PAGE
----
Youngkin meeting with Virginia lawmakers interrupted by heated exchange over transgender policy
A heated exchange between Virginia Reps. Bob Good (R) and Abigail Spanberger (D) over Gov. Glenn Youngkin’s (R) recent policy on transgender students interrupted a meeting between the governor and the state’s congressional delegation, according to aides.
A few aides who attended the meeting or heard about it afterwards told The Washington Post anonymously that the two lawmakers engaged in a skirmish over whether the new policy protects or endangers children.
Good said that children are being “forced” to undergo transgender surgeries, which he called the “mutilation of children,” he confirmed to Punchbowl News.
“This is the party that believes not only in grooming and encouraging gender confusion of elementary and middle school students – which is up some 4,000 percent from just a couple years ago because of what is happening in our schools — but this is also the party that supports the surgical procedures on minor children. Irreversible, harmful procedures,” Good claimed that he told the delegation.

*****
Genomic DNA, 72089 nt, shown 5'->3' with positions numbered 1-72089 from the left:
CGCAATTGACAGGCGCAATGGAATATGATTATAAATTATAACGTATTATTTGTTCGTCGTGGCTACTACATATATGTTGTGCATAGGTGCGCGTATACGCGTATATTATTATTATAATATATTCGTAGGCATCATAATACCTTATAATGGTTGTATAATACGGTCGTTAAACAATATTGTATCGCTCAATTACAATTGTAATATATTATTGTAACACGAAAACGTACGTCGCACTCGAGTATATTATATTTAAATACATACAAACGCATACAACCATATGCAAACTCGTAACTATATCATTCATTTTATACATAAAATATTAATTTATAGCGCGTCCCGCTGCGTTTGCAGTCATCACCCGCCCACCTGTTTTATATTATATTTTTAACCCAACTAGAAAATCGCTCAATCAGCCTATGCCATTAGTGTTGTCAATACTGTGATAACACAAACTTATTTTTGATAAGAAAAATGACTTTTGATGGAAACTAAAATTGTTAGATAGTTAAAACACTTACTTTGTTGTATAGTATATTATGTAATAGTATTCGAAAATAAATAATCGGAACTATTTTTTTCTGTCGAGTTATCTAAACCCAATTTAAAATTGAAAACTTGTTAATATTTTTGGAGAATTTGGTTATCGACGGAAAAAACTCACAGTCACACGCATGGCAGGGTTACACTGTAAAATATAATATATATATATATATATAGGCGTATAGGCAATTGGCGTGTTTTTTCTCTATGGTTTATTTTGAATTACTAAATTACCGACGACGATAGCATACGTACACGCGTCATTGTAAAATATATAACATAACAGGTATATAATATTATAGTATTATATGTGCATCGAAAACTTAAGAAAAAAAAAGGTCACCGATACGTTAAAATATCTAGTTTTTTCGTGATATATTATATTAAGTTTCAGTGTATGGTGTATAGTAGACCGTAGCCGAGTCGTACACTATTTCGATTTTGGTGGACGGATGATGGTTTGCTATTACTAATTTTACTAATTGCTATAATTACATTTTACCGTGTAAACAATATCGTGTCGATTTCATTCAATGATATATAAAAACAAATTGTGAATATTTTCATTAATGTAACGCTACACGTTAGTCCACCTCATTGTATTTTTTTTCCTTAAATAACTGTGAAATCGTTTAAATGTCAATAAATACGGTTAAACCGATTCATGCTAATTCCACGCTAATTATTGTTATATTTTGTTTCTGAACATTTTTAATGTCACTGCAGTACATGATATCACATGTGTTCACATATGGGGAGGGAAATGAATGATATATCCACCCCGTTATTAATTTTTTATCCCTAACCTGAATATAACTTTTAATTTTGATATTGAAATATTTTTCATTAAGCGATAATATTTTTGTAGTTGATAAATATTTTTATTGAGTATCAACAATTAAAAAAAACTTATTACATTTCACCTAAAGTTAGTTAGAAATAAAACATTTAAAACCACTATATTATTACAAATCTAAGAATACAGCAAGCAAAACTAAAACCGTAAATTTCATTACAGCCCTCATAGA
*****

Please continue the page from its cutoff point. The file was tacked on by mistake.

The aides told the Post that he added: “The fact that these kids are killing themselves is because of grooming.”
“That’s not f*cking true,” Spanberger allegedly said.
Youngkin’s rule, released this weekend, requires transgender students to use facilities like bathrooms and participate in activities including sports that correspond to their sex assigned at birth, issues that have created sharp divisions between Democrats and Republicans across the country.
The policy also requires Virginia’s school districts to obtain parental permission before making official changes to children’s names or pronouns.
Reps. Jennifer Wexton and Don Beyer backed Spanberger in her opposition to the new rule, according to aides. The congress members questioned its constitutionality and raised concerns about its effects on children’s mental health.
Youngkin allegedly defended his policy as a statement on parental rights in education, a hot-button issue for his party.
A spokesperson for Spanberger told The Hill that the congresswoman “always appreciates the opportunity to have a candid conversation with the Governor about the issues facing Virginia’s Seventh District.”
“In Tuesday’s meeting, she brought up her concerns about emergency preparedness in the Commonwealth, her conservation priorities related to the Chesapeake Bay Watershed, and her perspective as a parent related to recent education policy announcements made by the Governor’s administration,” the statement from Spanberger’s office said.
“Separately, she will always stand up against QAnon conspiracy theories that harm or attack Virginia’s students, their parents, and their educators — as was the case when one of her congressional colleagues did just that.”
The Hill has reached out to Good and Youngkin for comment on the incident.